How can i attached them?
 
B
JasonB30/11/2011 07:20:56
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Add them to the ones that are already in your album, but if thats what you tried first then make sure they are .jpg format.
 
Failing that I've sent you a PM
 
J
MichaelR30/11/2011 09:40:39
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I built a Durham & NY many years ago, the gears set as drawing do have,( for want of a better word) " loose mesh".
 
I have a picture in my album, it's not very good but may help. bearing in mind all the muck and oil that gathers on the gears you don't want them meshing too close.
 
Stick
 
 

Edited By Stick on 30/11/2011 09:41:13

mgj30/11/2011 12:47:11
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Remember too that the originals were built by blacksmiths, and many of the gears were cast, and worn. Precision involute gears they probably were not.
 
So as long as the sides of the teeth engage, they will transmit drive, and you will get that nice clang clang of a real traction engine out of it.(and probably for the same reasons too!
 
If there is a problem, and they actually miss or skip, can you machine up a couple of eccentrics (one eccentric and part off of course) and pop them in the housings and adjust out some or all of the slack that way.
Stub Mandrel30/11/2011 18:27:22
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Take a close look at the gear profile in this picture.
 
Lots of cast gears on the canal.
 
Neil
 
JasonB30/11/2011 20:22:35
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Yes the traction engine gear teeth were a longer profile, this also helped on the ones with sprung rear ends as it allowed some movement without the teeth comming out of mesh, though Fowlers had their version of an oldham coupling to take up the movement.
 
J
mgj30/11/2011 22:33:46
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Brilliant- fit where they touch. Bet they clank a bit too.
Brian Dickinson01/12/2011 05:57:42
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I have added photos of the gears to my album.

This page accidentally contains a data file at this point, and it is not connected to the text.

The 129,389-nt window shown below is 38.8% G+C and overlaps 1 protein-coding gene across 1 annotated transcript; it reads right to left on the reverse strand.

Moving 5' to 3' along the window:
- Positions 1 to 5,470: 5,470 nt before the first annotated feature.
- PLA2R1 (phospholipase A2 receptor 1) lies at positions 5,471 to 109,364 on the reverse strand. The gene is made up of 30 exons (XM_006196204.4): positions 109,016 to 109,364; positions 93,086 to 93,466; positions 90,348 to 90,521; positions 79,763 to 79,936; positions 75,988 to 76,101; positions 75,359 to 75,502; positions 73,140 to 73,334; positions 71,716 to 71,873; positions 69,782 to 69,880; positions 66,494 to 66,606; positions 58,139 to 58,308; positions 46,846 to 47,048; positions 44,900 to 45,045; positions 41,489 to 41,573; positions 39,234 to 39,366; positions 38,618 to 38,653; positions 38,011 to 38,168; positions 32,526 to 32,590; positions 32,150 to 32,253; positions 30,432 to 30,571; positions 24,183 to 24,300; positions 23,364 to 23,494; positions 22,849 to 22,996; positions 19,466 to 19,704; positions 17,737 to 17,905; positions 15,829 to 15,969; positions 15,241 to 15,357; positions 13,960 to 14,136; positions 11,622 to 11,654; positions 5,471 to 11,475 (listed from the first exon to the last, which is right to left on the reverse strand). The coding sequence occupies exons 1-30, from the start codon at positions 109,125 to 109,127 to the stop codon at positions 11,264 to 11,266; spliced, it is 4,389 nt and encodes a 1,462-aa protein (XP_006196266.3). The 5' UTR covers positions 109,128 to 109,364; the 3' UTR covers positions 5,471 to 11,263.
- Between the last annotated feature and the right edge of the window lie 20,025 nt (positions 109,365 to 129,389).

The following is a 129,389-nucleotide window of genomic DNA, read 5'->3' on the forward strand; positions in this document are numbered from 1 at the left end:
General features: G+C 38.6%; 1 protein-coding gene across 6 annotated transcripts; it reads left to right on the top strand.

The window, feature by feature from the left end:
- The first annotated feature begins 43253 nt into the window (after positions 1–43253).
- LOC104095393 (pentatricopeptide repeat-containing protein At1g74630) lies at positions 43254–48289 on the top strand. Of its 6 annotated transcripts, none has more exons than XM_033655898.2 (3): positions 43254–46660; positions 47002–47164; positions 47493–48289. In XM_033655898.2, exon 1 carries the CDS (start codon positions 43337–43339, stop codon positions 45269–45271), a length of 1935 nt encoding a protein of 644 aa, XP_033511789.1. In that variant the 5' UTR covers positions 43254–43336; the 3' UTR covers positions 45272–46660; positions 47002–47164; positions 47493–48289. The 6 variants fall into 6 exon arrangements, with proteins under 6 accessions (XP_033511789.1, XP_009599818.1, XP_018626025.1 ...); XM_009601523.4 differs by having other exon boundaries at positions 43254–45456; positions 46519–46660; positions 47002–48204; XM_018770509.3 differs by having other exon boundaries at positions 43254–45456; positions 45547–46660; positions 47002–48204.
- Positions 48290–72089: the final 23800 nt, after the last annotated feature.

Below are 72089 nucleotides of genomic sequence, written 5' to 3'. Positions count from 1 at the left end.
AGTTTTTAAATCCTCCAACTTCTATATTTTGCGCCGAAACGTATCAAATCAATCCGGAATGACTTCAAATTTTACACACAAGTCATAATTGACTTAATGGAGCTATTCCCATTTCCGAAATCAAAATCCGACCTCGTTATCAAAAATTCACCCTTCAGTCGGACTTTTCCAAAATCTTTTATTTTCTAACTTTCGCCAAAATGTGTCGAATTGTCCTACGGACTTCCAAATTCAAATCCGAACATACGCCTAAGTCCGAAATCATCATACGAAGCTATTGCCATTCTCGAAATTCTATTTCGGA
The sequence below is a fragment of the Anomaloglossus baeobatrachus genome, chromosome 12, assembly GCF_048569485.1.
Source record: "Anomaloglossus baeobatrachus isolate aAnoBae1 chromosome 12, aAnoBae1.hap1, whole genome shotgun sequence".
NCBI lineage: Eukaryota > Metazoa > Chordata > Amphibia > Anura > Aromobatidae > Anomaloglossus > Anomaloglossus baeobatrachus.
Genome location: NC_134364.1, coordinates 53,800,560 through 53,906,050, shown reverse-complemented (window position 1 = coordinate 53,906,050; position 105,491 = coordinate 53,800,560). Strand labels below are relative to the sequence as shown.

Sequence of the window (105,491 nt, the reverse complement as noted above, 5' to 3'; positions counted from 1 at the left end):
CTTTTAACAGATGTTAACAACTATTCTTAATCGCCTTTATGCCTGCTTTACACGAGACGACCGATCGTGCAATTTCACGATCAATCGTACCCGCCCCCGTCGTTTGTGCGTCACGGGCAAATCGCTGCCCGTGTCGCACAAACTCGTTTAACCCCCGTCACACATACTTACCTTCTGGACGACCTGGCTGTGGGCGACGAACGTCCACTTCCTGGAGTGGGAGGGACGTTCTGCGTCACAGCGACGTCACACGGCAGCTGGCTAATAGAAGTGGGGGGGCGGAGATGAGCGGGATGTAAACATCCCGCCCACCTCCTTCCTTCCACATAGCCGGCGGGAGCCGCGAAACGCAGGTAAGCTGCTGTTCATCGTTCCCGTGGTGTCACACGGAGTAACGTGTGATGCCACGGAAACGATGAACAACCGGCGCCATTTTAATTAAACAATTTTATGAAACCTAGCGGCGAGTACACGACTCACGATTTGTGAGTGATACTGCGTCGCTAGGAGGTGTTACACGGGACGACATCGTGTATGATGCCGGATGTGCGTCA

Stub Mandrel01/12/2011 21:29:49
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Hi Brian,
 
I'm not convinced that gap is too large for what would probably have been cast gears. If you look at the 'wear notch' on that canal crane gear you can see its pinion would have meshed more loosely than your do. Also note the very long thin teeth, even allowing for wear.
 
Neil
mgj01/12/2011 23:19:53
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Well you have several choices.
 
1 Remake the hotrnplates and get a tight mesh. Personally I wouldn't bother with that.
2. Do the calculations and see if you can fit one more tooth in on one of the gears. Wouldn't bother with that either at this stage.
3. Redo the calculations and fit a close but different ratio using 2 different gears. Problem with that is that small changes in ratio actually make quite a difference in running.
4. Try the eccentric bushes route , if its a real problem.
5. Finish the engine and see if its a problem. If it isn't, which is the most likely outcome, forget about hte problem. If it is, wel lyou still have (1,)2,3,4 above to try.
 
Like Stub Mandrel suggests, a dose of forgetfulness might be best. They'll be a bit noisy, thats all, but then straight cut gears always are, so thats hardly dramatic. Not going to break, and will transmit drive.
Ian S C02/12/2011 07:56:38
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A wee bit OT,
These are the gears on the vintage turbine at our museum, the one on the vertical shaft consists of a cast iron frame, with wooden teeth. I suspect that the teeth are mostly origional, meaning that they date back to about 1880. The gears are about 3ft dia, and transfering about 8 hp at about 120/150 rpm. Ian S C Theres another photo in the album under Homebush NZ